Posts Tagged ‘Pier Paolo Pasolini’

The biographical film is dangerous territory. There are myriad reasons for this: the hackneyed form of the biopic, the biographical inconsistencies, the expectations that come with portraying a revered figure. Dealing with a master filmmaker is perhaps the most treacherous of territories; if your filmmaking doesn’t live up to theirs, what have you said that they couldn’t more eloquently?

When it comes to Abel Ferrara, director of Pasolini, it is well established that he has balls of steel. Whether it’s his self-starring soft-core debut 9 Lives of a Wet Pussy, the rampant punk horror The Driller Killer, or his hysterical drug cop drama Bad Lieutenant, his resume is replete with the bold, brash and explicit. But how does this confidence lend itself to the subject here, one of Ferrara’s heroes: Italian neo-realist, Catholic, Marxist, poet, writer, director Pier Paolo Pasolini? The results are fresh, authorial and not at all definitive.

Pasolini begins with Pier Paolo (Willem Dafoe) in post-production on a deeply disturbing scene from his final film Salò, or the 120 Days of Sodom, in which young people are raped and exploited by a fascistic political elite after the fall of Mussolini in 1943. It is a show of confidence to begin the film by referencing this famous scene; a scene representative of Pasolini’s disturbing power as a filmmaker. Fortunately Dafoe immediately cuts a striking, if Americanised, version of Pasolini and generating sufficient intrigue in the character.

There is a tone of rumination that is maintained throughout the film, which plays out Pasolini’s final day before his untimely murder. Juxtaposed with the day’s activities are scenes from an unmade Pasolini film, in which the lesbian and gay communities meet on one night a year in Rome to propagate the human race. The cutting back and forth never glimpses us quite enough of one or the other – given the film’s lean 84 minutes – but with a character as complex as Pasolini one senses that Ferrara intends to create a snapshot rather than a complete portrait.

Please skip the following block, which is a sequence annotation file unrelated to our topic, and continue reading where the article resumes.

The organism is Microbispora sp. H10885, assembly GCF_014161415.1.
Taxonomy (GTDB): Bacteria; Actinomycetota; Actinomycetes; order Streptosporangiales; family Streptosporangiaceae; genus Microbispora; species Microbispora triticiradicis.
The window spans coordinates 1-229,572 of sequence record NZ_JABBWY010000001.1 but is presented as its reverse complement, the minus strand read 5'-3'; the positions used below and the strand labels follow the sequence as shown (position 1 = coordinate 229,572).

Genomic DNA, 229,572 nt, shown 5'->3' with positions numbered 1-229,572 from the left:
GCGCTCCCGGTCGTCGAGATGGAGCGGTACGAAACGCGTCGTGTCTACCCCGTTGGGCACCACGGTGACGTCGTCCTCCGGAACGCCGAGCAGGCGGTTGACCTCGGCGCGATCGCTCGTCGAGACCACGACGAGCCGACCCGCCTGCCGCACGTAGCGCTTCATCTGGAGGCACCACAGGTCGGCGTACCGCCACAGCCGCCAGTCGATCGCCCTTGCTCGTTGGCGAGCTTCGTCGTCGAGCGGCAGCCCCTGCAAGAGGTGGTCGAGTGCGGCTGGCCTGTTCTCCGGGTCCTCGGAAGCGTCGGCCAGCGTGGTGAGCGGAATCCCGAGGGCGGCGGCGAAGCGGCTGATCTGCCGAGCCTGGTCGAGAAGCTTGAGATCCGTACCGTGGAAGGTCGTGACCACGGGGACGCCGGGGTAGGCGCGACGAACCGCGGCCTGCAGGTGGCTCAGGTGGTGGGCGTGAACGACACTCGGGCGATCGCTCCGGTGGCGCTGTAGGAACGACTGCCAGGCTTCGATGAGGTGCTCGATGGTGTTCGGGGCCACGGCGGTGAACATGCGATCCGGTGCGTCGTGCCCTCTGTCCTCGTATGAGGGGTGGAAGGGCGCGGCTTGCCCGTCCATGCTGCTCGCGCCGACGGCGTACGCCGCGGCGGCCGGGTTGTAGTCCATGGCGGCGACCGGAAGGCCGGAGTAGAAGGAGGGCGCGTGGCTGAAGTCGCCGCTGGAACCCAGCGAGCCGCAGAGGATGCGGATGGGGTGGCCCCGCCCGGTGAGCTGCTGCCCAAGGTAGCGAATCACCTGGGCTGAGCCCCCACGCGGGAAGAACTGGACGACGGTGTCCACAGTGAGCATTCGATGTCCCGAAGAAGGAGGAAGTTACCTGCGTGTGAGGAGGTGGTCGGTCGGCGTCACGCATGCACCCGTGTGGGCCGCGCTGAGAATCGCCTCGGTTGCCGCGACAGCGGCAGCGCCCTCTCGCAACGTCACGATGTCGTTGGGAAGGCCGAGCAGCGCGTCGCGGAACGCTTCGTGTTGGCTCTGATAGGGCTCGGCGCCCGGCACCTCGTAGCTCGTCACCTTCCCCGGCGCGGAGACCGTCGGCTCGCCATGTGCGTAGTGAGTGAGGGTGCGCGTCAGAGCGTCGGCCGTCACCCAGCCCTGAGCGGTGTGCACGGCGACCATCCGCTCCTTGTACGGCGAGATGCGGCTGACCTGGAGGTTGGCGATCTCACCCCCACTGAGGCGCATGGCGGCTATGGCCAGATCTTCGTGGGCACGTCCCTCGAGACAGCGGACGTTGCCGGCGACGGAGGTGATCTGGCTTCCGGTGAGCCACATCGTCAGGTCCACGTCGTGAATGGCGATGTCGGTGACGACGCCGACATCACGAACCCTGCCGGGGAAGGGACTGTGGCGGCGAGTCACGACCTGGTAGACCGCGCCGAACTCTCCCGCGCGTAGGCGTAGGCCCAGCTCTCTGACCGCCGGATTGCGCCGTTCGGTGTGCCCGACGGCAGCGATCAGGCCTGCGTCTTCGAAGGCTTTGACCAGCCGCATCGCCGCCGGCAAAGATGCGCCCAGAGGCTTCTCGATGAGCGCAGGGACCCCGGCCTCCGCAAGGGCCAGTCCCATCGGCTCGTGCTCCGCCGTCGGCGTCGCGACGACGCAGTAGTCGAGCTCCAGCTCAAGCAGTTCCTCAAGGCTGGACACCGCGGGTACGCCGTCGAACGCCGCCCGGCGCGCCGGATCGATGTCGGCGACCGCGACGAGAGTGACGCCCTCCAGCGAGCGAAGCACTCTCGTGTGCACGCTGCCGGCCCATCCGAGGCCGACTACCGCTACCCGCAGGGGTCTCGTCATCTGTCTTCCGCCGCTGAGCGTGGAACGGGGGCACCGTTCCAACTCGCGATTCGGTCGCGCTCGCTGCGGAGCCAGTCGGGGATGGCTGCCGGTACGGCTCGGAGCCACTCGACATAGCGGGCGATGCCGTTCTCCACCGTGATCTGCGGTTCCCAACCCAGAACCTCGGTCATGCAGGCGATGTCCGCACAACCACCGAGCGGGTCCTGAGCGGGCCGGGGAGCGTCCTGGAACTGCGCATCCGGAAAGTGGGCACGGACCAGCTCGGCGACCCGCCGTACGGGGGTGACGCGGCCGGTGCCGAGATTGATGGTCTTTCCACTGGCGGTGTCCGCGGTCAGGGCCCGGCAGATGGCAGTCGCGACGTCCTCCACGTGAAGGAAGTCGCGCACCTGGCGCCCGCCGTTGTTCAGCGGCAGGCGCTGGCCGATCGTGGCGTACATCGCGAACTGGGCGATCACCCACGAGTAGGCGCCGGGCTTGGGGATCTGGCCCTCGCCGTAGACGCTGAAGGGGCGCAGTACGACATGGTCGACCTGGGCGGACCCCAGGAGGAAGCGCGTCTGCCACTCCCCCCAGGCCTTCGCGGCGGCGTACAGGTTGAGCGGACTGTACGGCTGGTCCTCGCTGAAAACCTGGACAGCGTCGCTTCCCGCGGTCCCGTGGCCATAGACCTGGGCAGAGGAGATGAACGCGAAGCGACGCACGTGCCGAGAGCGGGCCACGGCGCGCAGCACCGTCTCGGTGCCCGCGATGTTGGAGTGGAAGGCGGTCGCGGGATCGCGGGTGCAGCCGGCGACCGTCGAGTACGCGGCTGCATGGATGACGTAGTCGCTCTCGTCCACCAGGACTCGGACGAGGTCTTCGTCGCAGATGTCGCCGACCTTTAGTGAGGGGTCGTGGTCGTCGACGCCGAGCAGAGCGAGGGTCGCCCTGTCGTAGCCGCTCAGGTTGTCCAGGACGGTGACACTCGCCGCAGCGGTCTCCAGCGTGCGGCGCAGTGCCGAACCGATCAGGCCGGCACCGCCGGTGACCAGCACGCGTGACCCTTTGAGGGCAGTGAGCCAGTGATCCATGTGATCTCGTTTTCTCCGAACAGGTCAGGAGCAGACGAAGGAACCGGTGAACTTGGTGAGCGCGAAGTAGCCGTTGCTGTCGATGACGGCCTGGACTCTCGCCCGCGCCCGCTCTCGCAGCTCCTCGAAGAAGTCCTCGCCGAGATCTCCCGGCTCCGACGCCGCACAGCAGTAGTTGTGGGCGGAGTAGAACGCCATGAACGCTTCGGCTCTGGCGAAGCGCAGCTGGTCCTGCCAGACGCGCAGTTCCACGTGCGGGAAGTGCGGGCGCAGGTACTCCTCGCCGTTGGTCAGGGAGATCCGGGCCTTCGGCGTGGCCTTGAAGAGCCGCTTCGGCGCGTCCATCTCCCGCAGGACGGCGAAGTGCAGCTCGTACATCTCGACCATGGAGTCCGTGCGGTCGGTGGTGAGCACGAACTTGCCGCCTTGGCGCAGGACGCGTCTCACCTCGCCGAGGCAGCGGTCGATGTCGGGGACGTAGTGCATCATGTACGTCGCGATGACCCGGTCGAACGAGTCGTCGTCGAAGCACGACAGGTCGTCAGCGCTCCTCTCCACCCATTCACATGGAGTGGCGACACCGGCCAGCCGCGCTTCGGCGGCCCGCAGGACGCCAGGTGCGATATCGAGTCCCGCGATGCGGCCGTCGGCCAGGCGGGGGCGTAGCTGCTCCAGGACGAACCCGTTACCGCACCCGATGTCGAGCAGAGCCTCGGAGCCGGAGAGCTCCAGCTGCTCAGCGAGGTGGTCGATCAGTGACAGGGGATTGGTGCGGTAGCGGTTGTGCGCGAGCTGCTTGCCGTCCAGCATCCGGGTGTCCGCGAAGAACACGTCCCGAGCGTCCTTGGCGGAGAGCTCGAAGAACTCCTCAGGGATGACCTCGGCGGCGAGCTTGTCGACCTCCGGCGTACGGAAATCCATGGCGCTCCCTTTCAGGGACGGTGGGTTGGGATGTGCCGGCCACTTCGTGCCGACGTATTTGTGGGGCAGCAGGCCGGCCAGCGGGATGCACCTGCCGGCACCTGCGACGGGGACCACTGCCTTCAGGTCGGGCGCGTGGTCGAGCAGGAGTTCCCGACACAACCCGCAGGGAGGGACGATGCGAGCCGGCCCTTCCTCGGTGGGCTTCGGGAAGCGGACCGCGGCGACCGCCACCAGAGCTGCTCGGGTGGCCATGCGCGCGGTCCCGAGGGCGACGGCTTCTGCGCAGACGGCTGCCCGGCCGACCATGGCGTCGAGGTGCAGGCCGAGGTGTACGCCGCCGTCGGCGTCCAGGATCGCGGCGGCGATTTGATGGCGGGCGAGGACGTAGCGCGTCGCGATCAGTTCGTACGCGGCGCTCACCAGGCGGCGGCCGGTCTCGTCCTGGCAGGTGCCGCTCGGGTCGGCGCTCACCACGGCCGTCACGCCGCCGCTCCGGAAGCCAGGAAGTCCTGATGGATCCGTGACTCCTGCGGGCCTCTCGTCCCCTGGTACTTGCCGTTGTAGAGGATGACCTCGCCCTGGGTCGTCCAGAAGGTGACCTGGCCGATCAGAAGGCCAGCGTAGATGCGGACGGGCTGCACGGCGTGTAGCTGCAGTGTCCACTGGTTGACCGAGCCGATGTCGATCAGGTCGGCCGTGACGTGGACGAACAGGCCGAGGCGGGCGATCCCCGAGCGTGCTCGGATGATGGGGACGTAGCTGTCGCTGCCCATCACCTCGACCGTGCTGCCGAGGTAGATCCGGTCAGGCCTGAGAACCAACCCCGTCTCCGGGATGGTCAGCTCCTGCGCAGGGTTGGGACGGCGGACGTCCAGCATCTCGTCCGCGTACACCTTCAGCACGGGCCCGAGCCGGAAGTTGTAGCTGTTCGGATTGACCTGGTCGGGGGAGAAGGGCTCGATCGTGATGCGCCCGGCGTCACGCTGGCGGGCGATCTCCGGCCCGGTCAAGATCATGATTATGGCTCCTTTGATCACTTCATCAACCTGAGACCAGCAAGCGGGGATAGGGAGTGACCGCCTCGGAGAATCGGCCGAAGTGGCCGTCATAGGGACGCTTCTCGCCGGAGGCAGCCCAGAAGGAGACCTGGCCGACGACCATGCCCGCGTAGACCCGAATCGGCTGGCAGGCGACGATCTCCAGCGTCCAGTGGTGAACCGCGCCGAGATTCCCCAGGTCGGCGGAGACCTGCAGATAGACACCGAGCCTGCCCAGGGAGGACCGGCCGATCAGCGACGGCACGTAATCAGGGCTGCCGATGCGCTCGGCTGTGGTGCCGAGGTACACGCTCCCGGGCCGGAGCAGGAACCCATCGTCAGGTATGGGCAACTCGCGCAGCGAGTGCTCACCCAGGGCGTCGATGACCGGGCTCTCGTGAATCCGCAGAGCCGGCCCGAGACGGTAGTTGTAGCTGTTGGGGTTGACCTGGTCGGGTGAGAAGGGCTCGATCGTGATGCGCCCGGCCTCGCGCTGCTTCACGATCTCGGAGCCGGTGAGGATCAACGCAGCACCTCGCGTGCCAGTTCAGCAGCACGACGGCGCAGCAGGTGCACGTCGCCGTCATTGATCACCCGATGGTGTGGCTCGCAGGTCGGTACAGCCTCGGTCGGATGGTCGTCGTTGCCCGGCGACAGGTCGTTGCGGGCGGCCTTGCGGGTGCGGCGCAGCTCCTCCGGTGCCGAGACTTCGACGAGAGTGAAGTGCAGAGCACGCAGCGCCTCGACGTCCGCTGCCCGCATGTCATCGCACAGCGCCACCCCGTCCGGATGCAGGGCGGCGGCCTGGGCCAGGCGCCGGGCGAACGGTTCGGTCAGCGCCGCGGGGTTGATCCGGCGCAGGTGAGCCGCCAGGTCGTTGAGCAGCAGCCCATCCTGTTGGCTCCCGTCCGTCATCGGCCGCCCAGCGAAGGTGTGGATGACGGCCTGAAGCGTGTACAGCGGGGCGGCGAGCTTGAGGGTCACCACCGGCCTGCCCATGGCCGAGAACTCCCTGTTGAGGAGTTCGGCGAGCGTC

The film does not attempt to provide us with a comprehensive understanding of Pasolini, nor does it attempt to wrap his death up in an overly ambitious poetic, or political logic. What the film does do is glimpse aspects of a renegade thinker and polymath artist, as seen through the eyes of the generation he influenced most profoundly. It is a reimagining and an attempt at humanising the figure. We see him in his role as an intellectual, as a gay man and as a family figure; he was profoundly attached to his beloved mother.

It is in playing to his own strengths that Ferrara makes a success of Pasolini. He is clearly at home working with Dafoe, whose own work as Jesus in Martin Scorsese’s The Last Temptation of Christ was an even more preposterous, yet fascinating interpretation of a figure of moral significance. Ferrara’s own thematic interests are present in Pasolini: ethics, faith, politics and the alienation of modern life. This is the work of a committed fan and student of Pasolini and not one who claims to possess all the answers.

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The BFI London Lesbian and Gay Film Festival kicked off its exciting programme of films and events yesterday with Jeffrey Schwarz’s documentary I am Devine as the opening film.

I am Divine tells the story of Harris Glenn Milstead the iconic star of John Waters’ films including Pink Flamingos, Female Trouble and Hairspray. I am Divine examines Divine’s fruitful and frequently surprising career and features interviews with John Waters himself, as well as Divine’s mother, Village Voice film critic Michael Musto and many of Divine’s associates and co-stars.

Over the course of the festival we at Reflections will also be looking further afield to films from Israel (Out In The Dark), France (Les Invisibles), South Korea (White Night), Jamaica (Taboo Yardies), India (Papilio Buddha) and Iran to examine the breadth and depth of LGBT filmmaking in 2013.

The LLGFF also delves into critical moments of film history, with a focus on the late Italian auteur Pier Paolo Pasolini. The festival includes screenings of his controversial masterpiece Salò, or the 120 Days of Sodom as well as the new documentary Pasolini’s Last Words and the panel discussion Queer Pasolini.

The festival is also hosting timely events including We Love David Bowie, which looks at David Bowie’s status as a queer icon, talks on Queer Screen Activism for younger people and Global Queer Space, which looks at the role of LGBT film on an international scale. Check back for more on the festival’s vibrant programme.

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